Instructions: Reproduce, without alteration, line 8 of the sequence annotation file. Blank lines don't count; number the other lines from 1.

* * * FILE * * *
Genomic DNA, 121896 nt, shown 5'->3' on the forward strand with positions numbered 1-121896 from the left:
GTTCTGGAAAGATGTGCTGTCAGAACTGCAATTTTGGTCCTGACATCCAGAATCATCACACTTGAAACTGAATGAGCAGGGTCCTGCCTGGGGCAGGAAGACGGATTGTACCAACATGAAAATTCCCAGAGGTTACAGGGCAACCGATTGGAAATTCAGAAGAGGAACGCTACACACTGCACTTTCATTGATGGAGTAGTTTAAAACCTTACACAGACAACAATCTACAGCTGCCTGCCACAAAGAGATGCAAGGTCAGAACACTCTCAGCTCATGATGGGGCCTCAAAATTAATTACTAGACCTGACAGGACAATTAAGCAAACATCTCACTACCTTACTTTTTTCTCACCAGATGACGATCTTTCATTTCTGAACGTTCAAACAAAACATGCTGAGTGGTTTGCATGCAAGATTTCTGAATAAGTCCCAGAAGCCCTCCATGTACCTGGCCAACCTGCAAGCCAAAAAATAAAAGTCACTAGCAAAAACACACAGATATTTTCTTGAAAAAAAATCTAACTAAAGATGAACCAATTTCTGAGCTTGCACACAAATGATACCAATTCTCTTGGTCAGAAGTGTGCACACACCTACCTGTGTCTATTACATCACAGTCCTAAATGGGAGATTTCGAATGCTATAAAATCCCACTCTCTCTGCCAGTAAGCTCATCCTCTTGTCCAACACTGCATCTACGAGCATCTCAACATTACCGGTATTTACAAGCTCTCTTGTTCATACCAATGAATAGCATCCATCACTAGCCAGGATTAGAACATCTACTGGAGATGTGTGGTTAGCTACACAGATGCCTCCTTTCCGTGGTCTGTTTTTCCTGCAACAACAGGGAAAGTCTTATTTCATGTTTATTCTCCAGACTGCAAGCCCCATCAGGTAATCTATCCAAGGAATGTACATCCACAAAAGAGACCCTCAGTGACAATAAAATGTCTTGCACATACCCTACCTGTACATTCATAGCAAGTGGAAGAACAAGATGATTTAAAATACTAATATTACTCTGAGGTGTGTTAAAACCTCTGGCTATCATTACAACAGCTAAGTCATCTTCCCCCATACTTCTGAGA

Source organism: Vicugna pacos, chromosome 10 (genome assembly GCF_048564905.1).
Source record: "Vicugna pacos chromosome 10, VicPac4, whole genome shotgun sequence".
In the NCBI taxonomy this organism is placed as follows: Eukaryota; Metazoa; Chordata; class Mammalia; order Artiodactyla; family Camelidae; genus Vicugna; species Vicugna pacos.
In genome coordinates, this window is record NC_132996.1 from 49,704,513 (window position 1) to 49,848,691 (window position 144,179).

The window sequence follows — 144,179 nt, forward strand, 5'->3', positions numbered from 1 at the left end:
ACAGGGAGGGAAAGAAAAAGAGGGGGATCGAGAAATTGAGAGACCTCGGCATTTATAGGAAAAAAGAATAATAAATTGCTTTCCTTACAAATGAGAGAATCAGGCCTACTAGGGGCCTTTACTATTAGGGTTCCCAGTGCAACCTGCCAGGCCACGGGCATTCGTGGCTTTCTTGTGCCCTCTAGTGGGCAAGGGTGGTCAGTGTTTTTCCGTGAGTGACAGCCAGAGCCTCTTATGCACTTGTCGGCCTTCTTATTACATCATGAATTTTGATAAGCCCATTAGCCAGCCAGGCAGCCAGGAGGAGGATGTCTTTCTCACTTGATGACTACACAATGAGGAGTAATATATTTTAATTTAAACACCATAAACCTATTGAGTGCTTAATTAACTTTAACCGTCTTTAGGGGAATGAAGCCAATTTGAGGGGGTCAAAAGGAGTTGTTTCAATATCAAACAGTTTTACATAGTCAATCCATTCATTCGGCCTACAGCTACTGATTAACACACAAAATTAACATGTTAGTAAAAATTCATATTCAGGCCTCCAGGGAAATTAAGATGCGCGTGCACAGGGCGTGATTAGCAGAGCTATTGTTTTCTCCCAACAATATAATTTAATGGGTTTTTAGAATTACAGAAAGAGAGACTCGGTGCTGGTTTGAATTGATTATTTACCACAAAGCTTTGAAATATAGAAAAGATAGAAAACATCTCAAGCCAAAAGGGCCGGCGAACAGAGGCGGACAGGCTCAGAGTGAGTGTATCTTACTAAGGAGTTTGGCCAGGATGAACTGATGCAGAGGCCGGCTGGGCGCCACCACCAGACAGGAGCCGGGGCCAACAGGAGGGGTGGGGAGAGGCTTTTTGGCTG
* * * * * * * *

ACAGGGAGGGAAAGAAAAAGAGGGGGATCGAGAAATTGAGAGACCTCGGCATTTATAGGAAAAAAGAATAATAAATTGCTTTCCTTACAAATGAGAGAATCAGGCCTACTAGGGGCCTTTACTATTAGGGTTCCCAGTGCAACCTGCCAGGCCACGGGCATTCGTGGCTTTCTTGTGCCCTCTAGTGGGCAAGGGTGGTCAGTGTTTTTCCGTGAGTGACAGCCAGAGCCTCTTATGCACTTGTCGGCCTTCTTATTACATCATGAATTTTGATAAGCCCATTAGCCAGCCAGGCAGCCAGGAGGAGGATGTCTTTCTCACTTGATGACTACACAATGAGGAGTAATATATTTTAATTTAAACACCATAAACCTATTGAGTGCTTAATTAACTTTAACCGTCTTTAGGGGAATGAAGCCAATTTGAGGGGGTCAAAAGGAGTTGTTTCAATATCAAACAGTTTTACATAGTCAATCCATTCATTCGGCCTACAGCTACTGATTAACACACAAAATTAACATGTTAGTAAAAATTCATATTCAGGCCTCCAGGGAAATTAAGATGCGCGTGCACAGGGCGTGATTAGCAGAGCTATTGTTTTCTCCCAACAATATAATTTAATGGGTTTTTAGAATTACAGAAAGAGAGACTCGGTGCTGGTTTGAATTGATTATTTACCACAAAGCTTTGAAATATAGAAAAGATAGAAAACATCTCAAGCCAAAAGGGCCGGCGAACAGAGGCGGACAGGCTCAGAGTGAGTGTATCTTACTAAGGAGTTTGGCCAGGATGAACTGATGCAGAGGCCGGCTGGGCGCCACCACCAGACAGGAGCCGGGGCCAACAGGAGGGGTGGGGAGAGGCTTTTTGGCTG